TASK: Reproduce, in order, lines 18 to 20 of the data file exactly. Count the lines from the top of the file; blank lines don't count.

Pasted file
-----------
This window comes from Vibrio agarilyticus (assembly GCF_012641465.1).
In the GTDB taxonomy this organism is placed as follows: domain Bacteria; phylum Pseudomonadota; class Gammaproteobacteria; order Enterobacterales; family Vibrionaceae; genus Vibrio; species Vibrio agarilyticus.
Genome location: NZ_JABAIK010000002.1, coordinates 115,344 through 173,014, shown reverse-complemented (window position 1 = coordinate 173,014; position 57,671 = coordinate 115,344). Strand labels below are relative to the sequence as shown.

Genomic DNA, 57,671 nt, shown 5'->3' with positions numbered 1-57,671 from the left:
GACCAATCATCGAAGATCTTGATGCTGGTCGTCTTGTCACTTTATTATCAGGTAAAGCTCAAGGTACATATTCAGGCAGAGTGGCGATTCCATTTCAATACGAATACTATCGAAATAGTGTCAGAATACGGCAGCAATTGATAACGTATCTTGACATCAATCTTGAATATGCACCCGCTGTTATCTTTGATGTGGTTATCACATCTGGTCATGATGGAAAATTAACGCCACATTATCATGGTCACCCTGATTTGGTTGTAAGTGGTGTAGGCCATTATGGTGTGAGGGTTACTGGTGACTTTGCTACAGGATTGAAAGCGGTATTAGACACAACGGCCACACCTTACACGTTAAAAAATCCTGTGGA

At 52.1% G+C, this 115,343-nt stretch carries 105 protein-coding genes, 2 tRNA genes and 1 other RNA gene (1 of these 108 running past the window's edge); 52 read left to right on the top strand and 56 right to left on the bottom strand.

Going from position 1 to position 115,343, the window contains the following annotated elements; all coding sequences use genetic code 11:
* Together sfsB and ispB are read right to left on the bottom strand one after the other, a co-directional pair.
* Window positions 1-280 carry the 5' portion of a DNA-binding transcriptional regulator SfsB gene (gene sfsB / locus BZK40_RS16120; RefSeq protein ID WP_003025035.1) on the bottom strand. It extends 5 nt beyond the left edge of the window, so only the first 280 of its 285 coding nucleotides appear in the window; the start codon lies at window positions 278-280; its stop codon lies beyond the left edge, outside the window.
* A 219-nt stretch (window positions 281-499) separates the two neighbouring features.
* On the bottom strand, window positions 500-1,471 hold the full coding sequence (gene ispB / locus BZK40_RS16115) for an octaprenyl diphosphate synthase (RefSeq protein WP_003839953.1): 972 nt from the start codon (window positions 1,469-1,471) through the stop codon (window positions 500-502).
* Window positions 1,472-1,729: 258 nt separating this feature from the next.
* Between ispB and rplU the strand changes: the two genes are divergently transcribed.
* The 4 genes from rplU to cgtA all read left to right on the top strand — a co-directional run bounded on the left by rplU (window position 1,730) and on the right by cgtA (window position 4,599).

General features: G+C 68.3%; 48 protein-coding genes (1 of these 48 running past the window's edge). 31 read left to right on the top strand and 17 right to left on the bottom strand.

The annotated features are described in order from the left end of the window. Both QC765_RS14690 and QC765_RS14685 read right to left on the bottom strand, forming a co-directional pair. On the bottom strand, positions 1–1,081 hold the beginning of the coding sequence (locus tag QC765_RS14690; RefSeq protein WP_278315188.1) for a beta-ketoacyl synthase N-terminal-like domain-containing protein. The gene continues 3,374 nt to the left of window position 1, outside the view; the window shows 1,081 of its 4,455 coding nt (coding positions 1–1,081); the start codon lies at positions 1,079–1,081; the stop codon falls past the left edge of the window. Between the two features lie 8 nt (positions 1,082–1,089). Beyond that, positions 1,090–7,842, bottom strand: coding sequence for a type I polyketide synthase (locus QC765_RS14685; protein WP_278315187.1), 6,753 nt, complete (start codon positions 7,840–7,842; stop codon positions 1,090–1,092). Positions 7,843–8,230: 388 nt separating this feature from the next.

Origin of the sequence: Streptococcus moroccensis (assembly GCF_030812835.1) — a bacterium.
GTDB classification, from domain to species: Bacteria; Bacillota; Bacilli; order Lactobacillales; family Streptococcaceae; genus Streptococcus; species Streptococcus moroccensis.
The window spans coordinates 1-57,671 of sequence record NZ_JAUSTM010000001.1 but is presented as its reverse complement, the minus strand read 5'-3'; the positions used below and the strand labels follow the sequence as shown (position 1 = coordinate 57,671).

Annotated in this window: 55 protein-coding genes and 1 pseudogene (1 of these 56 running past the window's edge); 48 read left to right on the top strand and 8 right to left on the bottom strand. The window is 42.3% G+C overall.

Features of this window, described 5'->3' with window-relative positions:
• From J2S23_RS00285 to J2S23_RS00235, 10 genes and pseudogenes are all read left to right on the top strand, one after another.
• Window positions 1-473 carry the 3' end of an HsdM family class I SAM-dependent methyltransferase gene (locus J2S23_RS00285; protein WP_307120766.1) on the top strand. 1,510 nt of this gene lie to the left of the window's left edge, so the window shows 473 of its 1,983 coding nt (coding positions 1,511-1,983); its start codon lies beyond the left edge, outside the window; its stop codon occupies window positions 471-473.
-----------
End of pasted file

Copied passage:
GTDB classification, from domain to species: Bacteria; Bacillota; Bacilli; order Lactobacillales; family Streptococcaceae; genus Streptococcus; species Streptococcus moroccensis.
The window spans coordinates 1-57,671 of sequence record NZ_JAUSTM010000001.1 but is presented as its reverse complement, the minus strand read 5'-3'; the positions used below and the strand labels follow the sequence as shown (position 1 = coordinate 57,671).

Annotated in this window: 55 protein-coding genes and 1 pseudogene (1 of these 56 running past the window's edge); 48 read left to right on the top strand and 8 right to left on the bottom strand. The window is 42.3% G+C overall.